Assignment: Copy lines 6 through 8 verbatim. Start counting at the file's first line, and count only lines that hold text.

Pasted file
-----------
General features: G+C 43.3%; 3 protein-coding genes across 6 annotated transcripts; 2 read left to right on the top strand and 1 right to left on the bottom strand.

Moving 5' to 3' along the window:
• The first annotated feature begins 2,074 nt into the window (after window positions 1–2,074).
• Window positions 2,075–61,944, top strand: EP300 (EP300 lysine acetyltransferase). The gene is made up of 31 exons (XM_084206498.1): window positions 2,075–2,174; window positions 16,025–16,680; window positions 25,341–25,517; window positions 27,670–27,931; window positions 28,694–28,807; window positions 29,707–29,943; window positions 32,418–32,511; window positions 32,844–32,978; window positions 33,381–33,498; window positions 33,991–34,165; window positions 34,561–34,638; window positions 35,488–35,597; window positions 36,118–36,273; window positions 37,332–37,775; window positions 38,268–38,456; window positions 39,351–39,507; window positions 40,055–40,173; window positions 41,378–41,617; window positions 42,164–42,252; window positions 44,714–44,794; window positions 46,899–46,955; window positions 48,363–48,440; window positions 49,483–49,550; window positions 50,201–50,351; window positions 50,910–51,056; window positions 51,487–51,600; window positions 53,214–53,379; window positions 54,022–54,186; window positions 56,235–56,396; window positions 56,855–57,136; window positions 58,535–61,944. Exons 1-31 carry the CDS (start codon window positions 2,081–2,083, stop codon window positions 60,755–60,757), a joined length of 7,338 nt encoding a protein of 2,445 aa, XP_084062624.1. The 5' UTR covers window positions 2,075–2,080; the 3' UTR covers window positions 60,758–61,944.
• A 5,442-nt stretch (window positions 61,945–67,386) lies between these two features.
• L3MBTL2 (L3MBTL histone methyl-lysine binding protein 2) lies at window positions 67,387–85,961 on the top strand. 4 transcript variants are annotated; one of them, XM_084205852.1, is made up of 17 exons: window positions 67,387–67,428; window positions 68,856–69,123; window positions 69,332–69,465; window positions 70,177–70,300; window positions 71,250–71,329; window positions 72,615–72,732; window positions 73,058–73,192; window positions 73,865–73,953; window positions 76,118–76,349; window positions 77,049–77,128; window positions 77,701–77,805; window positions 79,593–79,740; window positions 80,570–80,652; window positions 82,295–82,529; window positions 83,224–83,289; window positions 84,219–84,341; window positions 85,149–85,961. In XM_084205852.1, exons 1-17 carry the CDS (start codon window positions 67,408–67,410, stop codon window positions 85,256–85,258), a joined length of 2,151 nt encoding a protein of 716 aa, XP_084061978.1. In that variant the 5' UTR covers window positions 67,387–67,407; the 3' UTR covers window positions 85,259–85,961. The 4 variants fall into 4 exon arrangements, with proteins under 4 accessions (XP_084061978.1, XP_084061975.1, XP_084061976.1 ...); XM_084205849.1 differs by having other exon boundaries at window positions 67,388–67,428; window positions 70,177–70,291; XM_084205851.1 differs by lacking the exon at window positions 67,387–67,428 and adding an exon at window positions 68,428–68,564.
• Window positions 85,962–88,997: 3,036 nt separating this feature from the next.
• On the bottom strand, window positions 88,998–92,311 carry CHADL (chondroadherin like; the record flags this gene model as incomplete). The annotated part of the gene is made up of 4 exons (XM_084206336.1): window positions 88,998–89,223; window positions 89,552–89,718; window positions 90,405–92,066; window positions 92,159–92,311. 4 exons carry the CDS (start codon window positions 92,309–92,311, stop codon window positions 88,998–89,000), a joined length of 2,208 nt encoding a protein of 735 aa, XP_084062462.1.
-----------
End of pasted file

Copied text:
• L3MBTL2 (L3MBTL histone methyl-lysine binding protein 2) lies at window positions 67,387–85,961 on the top strand. 4 transcript variants are annotated; one of them, XM_084205852.1, is made up of 17 exons: window positions 67,387–67,428; window positions 68,856–69,123; window positions 69,332–69,465; window positions 70,177–70,300; window positions 71,250–71,329; window positions 72,615–72,732; window positions 73,058–73,192; window positions 73,865–73,953; window positions 76,118–76,349; window positions 77,049–77,128; window positions 77,701–77,805; window positions 79,593–79,740; window positions 80,570–80,652; window positions 82,295–82,529; window positions 83,224–83,289; window positions 84,219–84,341; window positions 85,149–85,961. In XM_084205852.1, exons 1-17 carry the CDS (start codon window positions 67,408–67,410, stop codon window positions 85,256–85,258), a joined length of 2,151 nt encoding a protein of 716 aa, XP_084061978.1. In that variant the 5' UTR covers window positions 67,387–67,407; the 3' UTR covers window positions 85,259–85,961. The 4 variants fall into 4 exon arrangements, with proteins under 4 accessions (XP_084061978.1, XP_084061975.1, XP_084061976.1 ...); XM_084205849.1 differs by having other exon boundaries at window positions 67,388–67,428; window positions 70,177–70,291; XM_084205851.1 differs by lacking the exon at window positions 67,387–67,428 and adding an exon at window positions 68,428–68,564.
• Window positions 85,962–88,997: 3,036 nt separating this feature from the next.
• On the bottom strand, window positions 88,998–92,311 carry CHADL (chondroadherin like; the record flags this gene model as incomplete). The annotated part of the gene is made up of 4 exons (XM_084206336.1): window positions 88,998–89,223; window positions 89,552–89,718; window positions 90,405–92,066; window positions 92,159–92,311. 4 exons carry the CDS (start codon window positions 92,309–92,311, stop codon window positions 88,998–89,000), a joined length of 2,208 nt encoding a protein of 735 aa, XP_084062462.1.